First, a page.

But what a difference a little time makes: Classics Of Love are back with their debut full-length album, released February 14 on California’s Asian Man Records, and it’s a dazzling tour de force that marries intense melodic hardcore with Jesse’s signature vocals more successfully than anything I’ve heard since the heyday of Operation Ivy.

Not wishing to mislead anyone, let me hasten to point out that Classics Of Love do not resemble Operation Ivy in any obvious way (apart from being awesome).  The one similarity I can see, though, is the way Jesse’s voice has regained its full-throated and uninhibited power, and is driven and underpinned by a band that matches him note for note and beat for beat, a band that plays not behind but as one with him.

I don’t write a lot of record reviews these days, and haven’t had much interest in doing so.  This one’s worth making an exception for.  Like many of us, Jesse has spent his share of years in the wilderness.  It only makes it all the more special to welcome him home.


Studs Lonigan: Looking Back Into My Future

Studs Lonigan: Looking Back Into My Future

In the course of a search for Patrick Hamilton’s The Gorse Trilogy, I wandered into bookshops new and old across several miles of San Francisco, uncovering little more than blank stares and frustration.  I was all the more exasperated because I had already acquired, thanks to Aaron Cometbus, the middle volume of the trilogy, had read halfway through it with a gusto and élan few things in life remain capable of eliciting in me, only to set it down at San Francisco Airport coffee counter and walk off without it.

My quest took me on a meandering route from North Beach to the Mission.  It was an unnaturally warm and sunny day not long before Christmas, but by the time I passed the once-hellish, now pleasantly re-imagined Valencia Gardens project, the sun had slipped behind Twin Peaks and a wintry chill intruded into what had been a benign breeze.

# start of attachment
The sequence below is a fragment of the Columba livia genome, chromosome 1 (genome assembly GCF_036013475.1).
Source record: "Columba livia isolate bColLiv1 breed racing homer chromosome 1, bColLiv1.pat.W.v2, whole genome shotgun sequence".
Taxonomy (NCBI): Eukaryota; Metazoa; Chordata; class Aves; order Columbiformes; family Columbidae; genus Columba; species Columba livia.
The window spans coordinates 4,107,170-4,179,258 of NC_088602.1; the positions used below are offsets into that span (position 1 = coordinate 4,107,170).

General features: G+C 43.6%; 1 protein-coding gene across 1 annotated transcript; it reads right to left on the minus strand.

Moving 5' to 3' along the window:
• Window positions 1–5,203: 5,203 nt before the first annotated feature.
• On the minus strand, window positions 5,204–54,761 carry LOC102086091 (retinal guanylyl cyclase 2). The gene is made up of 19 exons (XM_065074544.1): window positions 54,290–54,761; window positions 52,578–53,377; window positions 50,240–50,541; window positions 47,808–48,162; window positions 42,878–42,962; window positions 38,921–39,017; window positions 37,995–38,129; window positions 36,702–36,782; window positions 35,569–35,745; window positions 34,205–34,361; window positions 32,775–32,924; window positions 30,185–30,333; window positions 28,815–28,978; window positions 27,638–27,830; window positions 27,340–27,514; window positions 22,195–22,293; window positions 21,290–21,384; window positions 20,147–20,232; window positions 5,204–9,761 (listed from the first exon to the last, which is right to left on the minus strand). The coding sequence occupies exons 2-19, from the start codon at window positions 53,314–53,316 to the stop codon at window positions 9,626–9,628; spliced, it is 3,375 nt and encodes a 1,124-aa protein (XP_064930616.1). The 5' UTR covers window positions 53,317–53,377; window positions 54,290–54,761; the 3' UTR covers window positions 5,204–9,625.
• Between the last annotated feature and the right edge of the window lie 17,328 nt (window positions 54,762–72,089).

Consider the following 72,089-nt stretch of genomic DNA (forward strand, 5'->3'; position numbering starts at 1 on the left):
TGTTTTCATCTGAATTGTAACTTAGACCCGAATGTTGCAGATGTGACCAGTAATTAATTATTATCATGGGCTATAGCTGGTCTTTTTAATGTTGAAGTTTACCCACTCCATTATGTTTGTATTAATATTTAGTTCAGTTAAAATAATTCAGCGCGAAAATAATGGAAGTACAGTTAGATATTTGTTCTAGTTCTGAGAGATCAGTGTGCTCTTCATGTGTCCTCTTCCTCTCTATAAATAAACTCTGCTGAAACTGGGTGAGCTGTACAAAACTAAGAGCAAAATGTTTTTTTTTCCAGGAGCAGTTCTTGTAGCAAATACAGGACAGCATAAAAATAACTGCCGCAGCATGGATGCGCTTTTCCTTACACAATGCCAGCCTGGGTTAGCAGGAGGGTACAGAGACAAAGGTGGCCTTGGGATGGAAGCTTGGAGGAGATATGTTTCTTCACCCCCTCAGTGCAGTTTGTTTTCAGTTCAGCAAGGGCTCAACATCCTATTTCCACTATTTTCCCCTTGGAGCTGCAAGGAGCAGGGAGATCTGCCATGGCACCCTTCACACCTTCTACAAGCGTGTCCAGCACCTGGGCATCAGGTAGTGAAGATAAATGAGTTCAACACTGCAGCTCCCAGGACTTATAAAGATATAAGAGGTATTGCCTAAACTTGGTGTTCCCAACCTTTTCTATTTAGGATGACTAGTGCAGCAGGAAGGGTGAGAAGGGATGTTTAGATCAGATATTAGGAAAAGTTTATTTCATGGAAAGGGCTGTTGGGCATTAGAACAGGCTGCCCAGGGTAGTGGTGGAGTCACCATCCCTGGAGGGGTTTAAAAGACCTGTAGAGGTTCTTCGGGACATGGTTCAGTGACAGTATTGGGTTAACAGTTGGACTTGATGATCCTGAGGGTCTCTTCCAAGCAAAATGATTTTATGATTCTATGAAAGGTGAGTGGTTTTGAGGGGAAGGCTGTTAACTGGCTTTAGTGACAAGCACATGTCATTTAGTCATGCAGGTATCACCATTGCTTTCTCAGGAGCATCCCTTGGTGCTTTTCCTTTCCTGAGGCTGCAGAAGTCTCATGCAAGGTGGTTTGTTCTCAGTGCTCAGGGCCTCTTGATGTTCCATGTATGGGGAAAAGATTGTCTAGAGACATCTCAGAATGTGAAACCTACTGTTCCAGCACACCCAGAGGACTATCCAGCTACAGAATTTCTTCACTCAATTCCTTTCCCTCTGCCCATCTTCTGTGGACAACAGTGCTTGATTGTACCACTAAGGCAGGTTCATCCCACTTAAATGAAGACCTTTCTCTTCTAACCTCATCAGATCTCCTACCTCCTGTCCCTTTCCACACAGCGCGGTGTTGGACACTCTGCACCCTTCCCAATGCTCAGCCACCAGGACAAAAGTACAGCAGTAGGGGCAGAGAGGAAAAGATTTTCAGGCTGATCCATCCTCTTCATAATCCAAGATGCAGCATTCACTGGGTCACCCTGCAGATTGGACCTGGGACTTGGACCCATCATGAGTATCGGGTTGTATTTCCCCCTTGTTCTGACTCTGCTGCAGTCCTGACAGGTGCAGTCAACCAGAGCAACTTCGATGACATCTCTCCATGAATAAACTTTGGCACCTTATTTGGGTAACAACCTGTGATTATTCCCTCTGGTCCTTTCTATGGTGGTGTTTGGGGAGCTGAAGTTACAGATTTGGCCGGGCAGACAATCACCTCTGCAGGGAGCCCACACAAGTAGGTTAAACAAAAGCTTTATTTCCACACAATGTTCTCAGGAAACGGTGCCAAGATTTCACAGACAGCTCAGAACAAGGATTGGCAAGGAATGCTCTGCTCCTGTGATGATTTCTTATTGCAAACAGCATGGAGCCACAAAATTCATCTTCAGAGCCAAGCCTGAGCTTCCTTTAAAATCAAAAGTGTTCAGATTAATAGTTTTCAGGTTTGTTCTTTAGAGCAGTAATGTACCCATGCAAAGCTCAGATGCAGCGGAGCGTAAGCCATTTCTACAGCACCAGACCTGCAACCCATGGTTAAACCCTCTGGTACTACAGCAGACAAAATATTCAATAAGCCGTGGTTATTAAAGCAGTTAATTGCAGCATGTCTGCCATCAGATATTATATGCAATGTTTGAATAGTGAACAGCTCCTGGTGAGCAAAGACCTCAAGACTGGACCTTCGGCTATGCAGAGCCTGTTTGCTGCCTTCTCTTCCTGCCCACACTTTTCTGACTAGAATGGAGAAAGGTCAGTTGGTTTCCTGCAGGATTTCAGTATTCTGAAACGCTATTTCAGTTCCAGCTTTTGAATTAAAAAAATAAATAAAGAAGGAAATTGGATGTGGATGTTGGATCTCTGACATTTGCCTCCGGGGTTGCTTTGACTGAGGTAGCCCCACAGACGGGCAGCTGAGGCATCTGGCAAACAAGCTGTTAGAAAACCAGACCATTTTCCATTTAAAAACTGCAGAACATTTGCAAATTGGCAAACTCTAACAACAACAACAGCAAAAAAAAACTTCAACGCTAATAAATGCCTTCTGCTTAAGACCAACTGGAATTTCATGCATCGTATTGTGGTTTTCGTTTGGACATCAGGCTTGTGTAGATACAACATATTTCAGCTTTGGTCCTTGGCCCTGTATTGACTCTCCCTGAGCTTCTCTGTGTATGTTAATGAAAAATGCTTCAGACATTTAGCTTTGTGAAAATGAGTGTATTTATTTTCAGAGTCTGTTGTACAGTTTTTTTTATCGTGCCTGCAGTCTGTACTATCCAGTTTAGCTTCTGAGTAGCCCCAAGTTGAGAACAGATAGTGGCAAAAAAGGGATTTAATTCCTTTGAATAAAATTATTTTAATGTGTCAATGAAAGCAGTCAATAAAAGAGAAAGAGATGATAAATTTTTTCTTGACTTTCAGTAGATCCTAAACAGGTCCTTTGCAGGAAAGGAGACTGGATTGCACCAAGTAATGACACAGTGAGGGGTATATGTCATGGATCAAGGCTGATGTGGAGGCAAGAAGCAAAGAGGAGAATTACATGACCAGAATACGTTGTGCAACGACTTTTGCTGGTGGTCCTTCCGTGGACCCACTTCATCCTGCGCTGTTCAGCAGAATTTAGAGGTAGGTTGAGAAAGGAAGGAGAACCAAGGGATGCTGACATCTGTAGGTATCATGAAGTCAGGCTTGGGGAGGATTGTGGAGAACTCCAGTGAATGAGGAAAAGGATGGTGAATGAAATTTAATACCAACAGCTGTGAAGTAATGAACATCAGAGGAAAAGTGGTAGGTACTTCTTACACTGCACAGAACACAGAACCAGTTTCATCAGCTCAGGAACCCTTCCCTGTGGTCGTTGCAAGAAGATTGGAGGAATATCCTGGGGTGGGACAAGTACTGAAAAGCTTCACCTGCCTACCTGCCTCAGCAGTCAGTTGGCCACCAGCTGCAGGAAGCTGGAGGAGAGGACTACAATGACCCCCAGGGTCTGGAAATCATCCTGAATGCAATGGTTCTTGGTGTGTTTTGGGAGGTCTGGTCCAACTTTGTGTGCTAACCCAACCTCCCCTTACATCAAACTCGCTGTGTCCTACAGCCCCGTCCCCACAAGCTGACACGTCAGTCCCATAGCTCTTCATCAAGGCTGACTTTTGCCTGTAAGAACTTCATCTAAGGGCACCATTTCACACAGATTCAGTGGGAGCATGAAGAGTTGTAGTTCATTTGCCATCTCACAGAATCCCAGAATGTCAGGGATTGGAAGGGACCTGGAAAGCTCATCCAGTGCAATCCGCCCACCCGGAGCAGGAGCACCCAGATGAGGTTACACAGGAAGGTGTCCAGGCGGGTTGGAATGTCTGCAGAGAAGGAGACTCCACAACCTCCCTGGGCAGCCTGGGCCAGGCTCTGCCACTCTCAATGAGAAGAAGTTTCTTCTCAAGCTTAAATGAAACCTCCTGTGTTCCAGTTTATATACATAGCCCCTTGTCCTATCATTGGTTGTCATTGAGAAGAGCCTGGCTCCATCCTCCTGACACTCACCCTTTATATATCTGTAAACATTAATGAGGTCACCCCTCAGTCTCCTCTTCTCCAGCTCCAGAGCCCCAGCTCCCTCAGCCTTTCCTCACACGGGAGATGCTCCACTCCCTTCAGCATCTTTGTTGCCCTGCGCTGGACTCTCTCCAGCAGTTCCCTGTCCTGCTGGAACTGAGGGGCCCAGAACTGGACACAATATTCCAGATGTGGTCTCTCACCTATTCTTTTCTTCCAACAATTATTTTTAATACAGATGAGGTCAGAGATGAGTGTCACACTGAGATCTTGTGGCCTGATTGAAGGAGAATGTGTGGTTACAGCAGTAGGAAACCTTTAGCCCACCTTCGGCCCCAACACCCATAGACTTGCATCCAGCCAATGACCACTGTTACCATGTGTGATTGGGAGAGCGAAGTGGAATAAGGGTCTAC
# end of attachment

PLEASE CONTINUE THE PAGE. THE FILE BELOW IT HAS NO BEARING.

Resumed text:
It was time to duck into La Cumbre for a warming burrito, but as I crossed 16th Street, I noticed a sign that read “Used Books.”  Not just a sign, I reasoned; it had to be a sign.  A bookstore suddenly appears on a block I’ve walked down a thousand times over the past several decades?  Advertising that it specializes in “hard-to-find” and “out-of-print” volumes?  What could this mean but that my hunt was about to have a happy ending?

I walked in and instead of heading straight for the shelves, asked the proprietor how long the shop had been there.

“22 years.  People are always saying they never noticed us before.”

All those walks from the 16th Street BART to La Cumbre, the hours spent staring out the front window of Pancho Villa, long-ago trips to Epicenter and Blacklist Mail Order, and Forest Books had managed to remain invisible to me for over two decades?  I wondered if I was dealing with some ephemeral presence along the lines of Harry Potter’s Diagon Alley.

Which made it all the more plausible that they would have the book I’d been searching for, but no, as it happened; he’d heard of Patrick Hamilton, sort of, but wasn’t really familiar with his work.  Resigning myself to finding the Hamilton book next time I was in England, I decided to take a quick spin through the aisles to see if they had anything else of interest.  I hadn’t made it ten steps before spotting a hardbound copy of James T. Farrell’s Studs Lonigan trilogy, and decided instantly that I had to have it.  I bounded up to the counter, almost as if I were afraid someone or something might snatch it away from me before I could pay for it.

The proprietor gave me an odd glance, followed by, “Whoa, how do you even know about this book?  You’re not old enough.”

Perhaps he flatters all his customers that way – I guessed he and I were about the same age – but as it happened, I not only knew the book, but had read it as a young teenager, some 50 years ago.  My first copy of Studs Lonigan had been a paperback, sold for 35 cents – now that I think about it, I almost certainly stole it; that’s how I rolled in those days – on one of those revolving racks you saw in every drugstore.

I’d never heard of the book before, but the cover showed a kid about my age, dressed up like a tough guy, his hair slicked up and back, hanging out on a street corner in a manner clearly meant to annoy the bourgeoisie.  I tore through those pages with a fervor others reserved for religious texts.  The author might have intended it as a cautionary tale for aspiring hoodlums, but I read it as a design and ideal for living.

It was a long book, the longest I’d ever read at that age, and for the first couple hundred pages, the life of young Lonigan was filled with exactly the sort of mischief and thrills I was looking to add to my own.  Opening on a warm evening in 1916 as Studs (“that dreadful name,” according to his mother, one of the few who insisted on calling him William or Bill) is graduating from eighth grade, it follows him through a dreamlike summer of roistering and rollicking with his gang on the streets of Chicago’s South Side.  I began reading it in 1961 as my eighth grade graduation gave way to a very similar summer on the streets of Downriver Detroit.